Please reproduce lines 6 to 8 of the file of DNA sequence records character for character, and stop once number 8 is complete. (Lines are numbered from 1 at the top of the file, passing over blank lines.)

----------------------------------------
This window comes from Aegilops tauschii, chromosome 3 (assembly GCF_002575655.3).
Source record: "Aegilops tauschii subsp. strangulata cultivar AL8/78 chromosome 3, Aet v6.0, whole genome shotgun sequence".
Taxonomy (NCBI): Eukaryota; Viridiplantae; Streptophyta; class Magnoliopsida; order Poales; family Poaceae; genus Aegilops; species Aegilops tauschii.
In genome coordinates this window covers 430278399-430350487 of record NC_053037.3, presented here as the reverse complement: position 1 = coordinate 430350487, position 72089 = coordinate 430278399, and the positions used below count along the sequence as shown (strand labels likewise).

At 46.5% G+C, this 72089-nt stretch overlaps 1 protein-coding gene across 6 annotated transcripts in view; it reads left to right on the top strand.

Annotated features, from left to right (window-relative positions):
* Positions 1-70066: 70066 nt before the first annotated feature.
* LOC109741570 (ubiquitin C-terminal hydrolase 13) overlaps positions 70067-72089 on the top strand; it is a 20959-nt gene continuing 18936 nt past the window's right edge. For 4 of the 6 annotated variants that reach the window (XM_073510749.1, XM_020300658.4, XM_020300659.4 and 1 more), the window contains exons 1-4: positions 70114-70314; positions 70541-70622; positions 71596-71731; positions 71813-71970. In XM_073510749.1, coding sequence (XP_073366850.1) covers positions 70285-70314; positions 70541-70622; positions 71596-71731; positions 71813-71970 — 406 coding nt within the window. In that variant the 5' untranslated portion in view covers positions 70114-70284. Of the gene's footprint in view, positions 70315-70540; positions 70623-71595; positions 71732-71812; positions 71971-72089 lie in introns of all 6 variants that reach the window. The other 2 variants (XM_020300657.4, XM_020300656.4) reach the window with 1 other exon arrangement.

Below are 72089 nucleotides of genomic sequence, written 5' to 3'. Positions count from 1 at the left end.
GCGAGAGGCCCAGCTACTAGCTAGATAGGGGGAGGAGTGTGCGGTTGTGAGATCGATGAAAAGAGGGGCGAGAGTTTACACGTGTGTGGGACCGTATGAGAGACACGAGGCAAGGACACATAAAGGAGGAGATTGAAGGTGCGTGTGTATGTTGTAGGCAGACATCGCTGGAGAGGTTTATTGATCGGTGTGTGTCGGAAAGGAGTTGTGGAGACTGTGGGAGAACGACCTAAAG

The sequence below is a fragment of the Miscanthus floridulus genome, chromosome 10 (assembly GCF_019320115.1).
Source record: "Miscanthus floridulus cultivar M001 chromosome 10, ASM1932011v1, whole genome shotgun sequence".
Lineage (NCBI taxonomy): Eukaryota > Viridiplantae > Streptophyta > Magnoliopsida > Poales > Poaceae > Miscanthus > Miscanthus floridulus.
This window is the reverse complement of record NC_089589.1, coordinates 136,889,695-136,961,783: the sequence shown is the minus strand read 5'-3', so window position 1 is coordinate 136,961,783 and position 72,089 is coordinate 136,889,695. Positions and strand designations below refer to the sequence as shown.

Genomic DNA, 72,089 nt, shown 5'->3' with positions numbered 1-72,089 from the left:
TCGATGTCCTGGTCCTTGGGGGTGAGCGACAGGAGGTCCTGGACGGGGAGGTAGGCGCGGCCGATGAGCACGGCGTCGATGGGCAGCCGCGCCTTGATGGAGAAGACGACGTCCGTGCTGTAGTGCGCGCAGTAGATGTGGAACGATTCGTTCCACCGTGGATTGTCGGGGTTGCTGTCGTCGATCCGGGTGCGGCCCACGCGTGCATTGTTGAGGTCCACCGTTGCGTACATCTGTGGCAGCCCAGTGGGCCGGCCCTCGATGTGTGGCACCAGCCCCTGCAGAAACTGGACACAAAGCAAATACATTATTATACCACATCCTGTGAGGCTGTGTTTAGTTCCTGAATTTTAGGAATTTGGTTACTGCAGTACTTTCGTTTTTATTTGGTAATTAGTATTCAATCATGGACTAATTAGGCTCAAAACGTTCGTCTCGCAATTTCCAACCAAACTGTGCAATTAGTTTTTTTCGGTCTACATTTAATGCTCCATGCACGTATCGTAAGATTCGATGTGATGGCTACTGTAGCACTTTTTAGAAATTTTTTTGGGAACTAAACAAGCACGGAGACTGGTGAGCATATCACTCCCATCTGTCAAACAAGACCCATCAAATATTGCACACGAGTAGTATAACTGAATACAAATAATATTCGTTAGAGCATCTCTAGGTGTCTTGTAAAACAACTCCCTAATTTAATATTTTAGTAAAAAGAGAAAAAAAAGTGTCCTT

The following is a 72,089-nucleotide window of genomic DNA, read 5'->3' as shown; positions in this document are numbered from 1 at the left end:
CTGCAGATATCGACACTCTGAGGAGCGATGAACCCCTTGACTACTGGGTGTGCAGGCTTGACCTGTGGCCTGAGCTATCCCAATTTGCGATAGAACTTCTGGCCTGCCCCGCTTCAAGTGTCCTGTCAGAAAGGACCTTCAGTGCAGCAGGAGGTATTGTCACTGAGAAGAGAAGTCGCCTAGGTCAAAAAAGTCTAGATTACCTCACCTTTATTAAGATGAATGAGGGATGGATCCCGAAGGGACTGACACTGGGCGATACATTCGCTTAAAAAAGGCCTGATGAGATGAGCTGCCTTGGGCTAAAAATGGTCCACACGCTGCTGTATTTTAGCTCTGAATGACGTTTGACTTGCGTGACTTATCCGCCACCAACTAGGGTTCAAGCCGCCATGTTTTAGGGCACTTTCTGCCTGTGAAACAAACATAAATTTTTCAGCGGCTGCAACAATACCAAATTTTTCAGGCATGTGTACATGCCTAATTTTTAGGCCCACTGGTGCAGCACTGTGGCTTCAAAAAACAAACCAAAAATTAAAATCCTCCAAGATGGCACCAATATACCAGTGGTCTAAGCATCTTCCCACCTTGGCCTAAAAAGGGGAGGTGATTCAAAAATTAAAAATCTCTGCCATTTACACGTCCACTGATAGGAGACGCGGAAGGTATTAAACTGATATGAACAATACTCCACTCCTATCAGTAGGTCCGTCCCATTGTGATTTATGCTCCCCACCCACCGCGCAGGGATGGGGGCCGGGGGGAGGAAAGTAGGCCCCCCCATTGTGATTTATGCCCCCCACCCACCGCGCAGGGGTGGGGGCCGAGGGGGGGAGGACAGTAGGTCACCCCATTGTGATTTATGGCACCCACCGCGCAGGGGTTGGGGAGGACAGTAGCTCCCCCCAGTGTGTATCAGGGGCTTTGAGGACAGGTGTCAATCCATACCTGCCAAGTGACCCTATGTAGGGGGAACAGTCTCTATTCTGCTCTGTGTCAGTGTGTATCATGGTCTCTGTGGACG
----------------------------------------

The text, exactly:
Annotated features, from left to right (window-relative positions):
* Positions 1-70066: 70066 nt before the first annotated feature.
* LOC109741570 (ubiquitin C-terminal hydrolase 13) overlaps positions 70067-72089 on the top strand; it is a 20959-nt gene continuing 18936 nt past the window's right edge. For 4 of the 6 annotated variants that reach the window (XM_073510749.1, XM_020300658.4, XM_020300659.4 and 1 more), the window contains exons 1-4: positions 70114-70314; positions 70541-70622; positions 71596-71731; positions 71813-71970. In XM_073510749.1, coding sequence (XP_073366850.1) covers positions 70285-70314; positions 70541-70622; positions 71596-71731; positions 71813-71970 — 406 coding nt within the window. In that variant the 5' untranslated portion in view covers positions 70114-70284. Of the gene's footprint in view, positions 70315-70540; positions 70623-71595; positions 71732-71812; positions 71971-72089 lie in introns of all 6 variants that reach the window. The other 2 variants (XM_020300657.4, XM_020300656.4) reach the window with 1 other exon arrangement.